IPFire is a Linux distribution that’s focused on delivering a starting point for a router and firewall solution with a web interface. It can be made to do a whole lot, but it may not be the best fit for the needs of a home network.
I’ll not go in to performance testing at all in this review as this will vary based on your hardware. You can use any x86_64 (or armv5tel) system with at least two Ethernet ports. You may need a third Ethernet port if you want to use an external wireless access point rather than configuring the box you want to use with IPFire as your access point.
You’re required to know the basics of local network administration and services to use IPFire. Beyond that, you’ll also need to be familiar with IPFire’s unusual names for the standard network zones: red, green, blue, and orange for WAN, LAN, WLAN, and DMZ respectively.
These colored network zone names can be a bit confusing and they’ve standard rules applied to them, and cannot be used interchangeably. During setup, you’re presented with the following screen with no context or explanation:
Here you’re asked to choose how many zones you want to use, and later which network interface to assign to each zone and how they should be configured. Without knowing which zones are what color, you may be more than a little lost and can end up with a non-functioning setup.
The remainder of the initial installation and setup process doesn’t hold any other great mysteries if you’ve ever configured a network before. Once you’ve completed the initial setup, you should have a basic working network and a working web administration interface.
The colored zone names also leads to some confusing user interfaces in the web administration interface. The below is a screenshot from the main status page. Despite “Internet” being showed with a red background, a color that’s normally used to signal that there’s something wrong, the red network/the internet interface is working just fine.
To make matters worse, the web interface sometimes transmits the page up to and including the red “Internet” label, while the rest of the page takes a few seconds longer to load in the web browser. The page is partially transmitted by the webserver on the router, which reinforces the oddity of choosing a red/error background color in this part of the user interface.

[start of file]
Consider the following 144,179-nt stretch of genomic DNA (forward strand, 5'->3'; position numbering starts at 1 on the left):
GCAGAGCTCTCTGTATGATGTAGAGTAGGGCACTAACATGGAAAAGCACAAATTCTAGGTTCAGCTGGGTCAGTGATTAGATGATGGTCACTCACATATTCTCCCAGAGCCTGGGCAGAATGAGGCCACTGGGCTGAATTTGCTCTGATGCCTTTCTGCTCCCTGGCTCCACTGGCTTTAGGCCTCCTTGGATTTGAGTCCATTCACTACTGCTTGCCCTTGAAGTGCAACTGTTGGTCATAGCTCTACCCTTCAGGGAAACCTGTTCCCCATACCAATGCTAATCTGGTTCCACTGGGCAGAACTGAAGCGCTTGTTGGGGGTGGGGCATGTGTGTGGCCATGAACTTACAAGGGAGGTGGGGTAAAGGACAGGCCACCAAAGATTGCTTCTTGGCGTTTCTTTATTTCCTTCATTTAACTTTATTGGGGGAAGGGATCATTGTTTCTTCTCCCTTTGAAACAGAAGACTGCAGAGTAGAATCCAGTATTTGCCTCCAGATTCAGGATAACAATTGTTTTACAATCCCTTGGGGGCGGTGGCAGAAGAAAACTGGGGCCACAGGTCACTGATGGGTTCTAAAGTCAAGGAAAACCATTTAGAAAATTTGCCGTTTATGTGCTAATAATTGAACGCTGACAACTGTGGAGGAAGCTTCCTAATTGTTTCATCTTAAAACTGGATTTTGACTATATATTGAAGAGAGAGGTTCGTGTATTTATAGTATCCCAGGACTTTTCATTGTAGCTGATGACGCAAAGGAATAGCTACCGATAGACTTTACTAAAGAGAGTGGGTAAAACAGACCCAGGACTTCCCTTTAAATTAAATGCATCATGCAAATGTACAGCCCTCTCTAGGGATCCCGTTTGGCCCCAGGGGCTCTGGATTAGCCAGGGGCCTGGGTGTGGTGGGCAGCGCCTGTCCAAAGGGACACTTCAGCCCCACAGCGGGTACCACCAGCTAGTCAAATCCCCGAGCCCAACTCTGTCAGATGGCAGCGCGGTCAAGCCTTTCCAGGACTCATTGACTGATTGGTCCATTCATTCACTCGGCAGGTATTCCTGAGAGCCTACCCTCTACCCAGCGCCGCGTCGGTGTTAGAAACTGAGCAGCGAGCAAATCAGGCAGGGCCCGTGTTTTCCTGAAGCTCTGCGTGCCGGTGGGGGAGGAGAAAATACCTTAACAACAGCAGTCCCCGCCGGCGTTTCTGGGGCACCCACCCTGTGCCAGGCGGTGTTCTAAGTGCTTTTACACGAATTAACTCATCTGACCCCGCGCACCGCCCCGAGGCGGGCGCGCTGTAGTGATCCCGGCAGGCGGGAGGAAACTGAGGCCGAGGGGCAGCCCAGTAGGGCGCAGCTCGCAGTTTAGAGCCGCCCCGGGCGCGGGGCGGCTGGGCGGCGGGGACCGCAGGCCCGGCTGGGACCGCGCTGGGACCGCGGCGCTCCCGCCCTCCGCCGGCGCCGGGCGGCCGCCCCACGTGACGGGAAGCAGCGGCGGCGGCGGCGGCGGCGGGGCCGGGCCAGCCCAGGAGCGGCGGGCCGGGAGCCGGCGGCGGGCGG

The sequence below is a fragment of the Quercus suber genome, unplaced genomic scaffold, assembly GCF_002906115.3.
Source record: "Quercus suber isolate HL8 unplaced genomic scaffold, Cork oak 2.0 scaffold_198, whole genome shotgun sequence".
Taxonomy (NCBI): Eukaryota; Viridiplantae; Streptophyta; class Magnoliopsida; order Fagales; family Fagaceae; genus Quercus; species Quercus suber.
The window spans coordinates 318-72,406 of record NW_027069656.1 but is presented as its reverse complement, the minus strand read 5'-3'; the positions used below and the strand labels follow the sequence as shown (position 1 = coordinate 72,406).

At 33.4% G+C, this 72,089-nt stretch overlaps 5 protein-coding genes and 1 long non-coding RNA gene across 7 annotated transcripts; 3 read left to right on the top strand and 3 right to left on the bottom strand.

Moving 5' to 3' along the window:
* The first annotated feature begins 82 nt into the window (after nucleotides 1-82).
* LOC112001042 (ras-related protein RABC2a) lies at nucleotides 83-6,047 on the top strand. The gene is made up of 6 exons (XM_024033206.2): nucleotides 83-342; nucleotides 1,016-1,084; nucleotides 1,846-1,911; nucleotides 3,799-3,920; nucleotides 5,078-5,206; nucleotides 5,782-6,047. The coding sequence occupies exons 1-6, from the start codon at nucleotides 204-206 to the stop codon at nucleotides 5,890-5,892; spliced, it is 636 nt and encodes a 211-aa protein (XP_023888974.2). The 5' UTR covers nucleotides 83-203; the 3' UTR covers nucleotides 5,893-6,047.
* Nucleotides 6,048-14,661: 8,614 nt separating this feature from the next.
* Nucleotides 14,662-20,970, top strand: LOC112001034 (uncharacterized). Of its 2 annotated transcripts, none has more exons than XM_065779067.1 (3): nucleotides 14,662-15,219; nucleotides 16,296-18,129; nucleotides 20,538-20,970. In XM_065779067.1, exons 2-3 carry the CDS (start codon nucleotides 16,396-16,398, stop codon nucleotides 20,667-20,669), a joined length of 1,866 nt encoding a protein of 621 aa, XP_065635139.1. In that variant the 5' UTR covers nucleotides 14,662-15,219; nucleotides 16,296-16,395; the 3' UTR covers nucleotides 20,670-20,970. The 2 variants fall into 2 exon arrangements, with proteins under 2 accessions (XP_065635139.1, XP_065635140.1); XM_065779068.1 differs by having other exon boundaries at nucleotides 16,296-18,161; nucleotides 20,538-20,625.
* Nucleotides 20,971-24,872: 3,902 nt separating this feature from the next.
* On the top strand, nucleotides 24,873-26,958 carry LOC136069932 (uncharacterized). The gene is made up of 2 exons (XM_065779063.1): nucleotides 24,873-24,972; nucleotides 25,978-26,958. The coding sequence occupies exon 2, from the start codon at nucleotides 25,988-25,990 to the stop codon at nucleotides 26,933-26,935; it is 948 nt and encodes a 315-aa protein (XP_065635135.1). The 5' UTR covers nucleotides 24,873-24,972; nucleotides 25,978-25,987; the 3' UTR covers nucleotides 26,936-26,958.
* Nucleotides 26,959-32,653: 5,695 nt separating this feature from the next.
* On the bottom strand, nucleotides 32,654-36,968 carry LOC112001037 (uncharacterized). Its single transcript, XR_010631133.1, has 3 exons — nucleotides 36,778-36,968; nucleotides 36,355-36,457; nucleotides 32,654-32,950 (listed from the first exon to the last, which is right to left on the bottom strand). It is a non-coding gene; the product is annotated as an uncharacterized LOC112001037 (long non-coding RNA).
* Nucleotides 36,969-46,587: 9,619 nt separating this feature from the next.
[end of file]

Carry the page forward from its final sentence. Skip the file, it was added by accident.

I found it quite interesting to note that you can’t reassign or make changes to the configured network interfaces or zones from the web interface. You can reconfigure it from a terminal using the setup command, but it’s a task the web interface rally should have been able to handle.
You can install the hostapd package through the web interface, which adds a new menu entry called WLanAP for configuring a wireless access point on your IPFire box. WLanAP has support for configuring either a 2,4 GHz or a 5,2 GHz network – but not at the same time. You must choose between the older frequency range for device compatibility, or the newer range with higher speeds.
No device is allowed to connect on WLAN, as IPFire defaults to using MAC whitelisting under a page called “Blue Access”. You can disable this by adding a whitelisting entry with an empty MAC address. There’s no hint that this should work, quite the opposite in fact, but that’s how you disable it.
Alternatively, you can connect a dedicated wireless access point to your WLAN zone/interface. A separate guest network access point can be connected to the DMZ zone/interface.
Both of these approaches may cause you problems down the line, which I’ll get back to in more details in the ‘Getting local devices talking to each other’ section.
If you just want wireless networking to work for home use-cases, then configure a wireless access point in passive access point mode (no DHCP broadcast) and connect it you your LAN zone.
Getting local devices talking to each other
What is a router but a bridge between your home network and the public network? Well, it can be an appliance that can wall off some portions of your network from each other. In the default configuration, devices on the LAN and WLAN can’t talk to each other. Devices in the DMZ can’t talk to any zone other than the internet.
This default zone configuration is just fine if you don’t need to transfer data from mobile devices or laptops to any device on the wired LAN. If you want to stream videos from your laptop to your Ethernet bound Chromecast or have device and service auto-discovery working, you’re in trouble. IPFire don’t want you to pass multicast broadcast packages between the two networks.
First of all, you can’t have multicast packets traveling between the LAN and WLAN using any method available in the web interface. You can pass TCP/UDP traffic back and forth between the LAN and WLAN zones just fine. However, both networks need to be within reach of each other’s netmasks which is automatically computed from their assigned subnet ranges for use in DHCP broadcasts. You can configure your network in a way where they’ll be assigned different subnet ranges and a netmask that will allow multicast broadcast packages to travel between the two networks. Such a setup can’t, unfortunately, be configured in the firewall to allow traffic to pass between them as to the firewall they’ll appear with the same network profile (netmask + subnet). You’ll then also run in to trouble with WLAN clients as they can’t communicate with the default route, which is located on the LAN network.
The above problem is a side effect of how the zones are structured in IPFire. You’re clearly not meant to pass traffic between the two networks.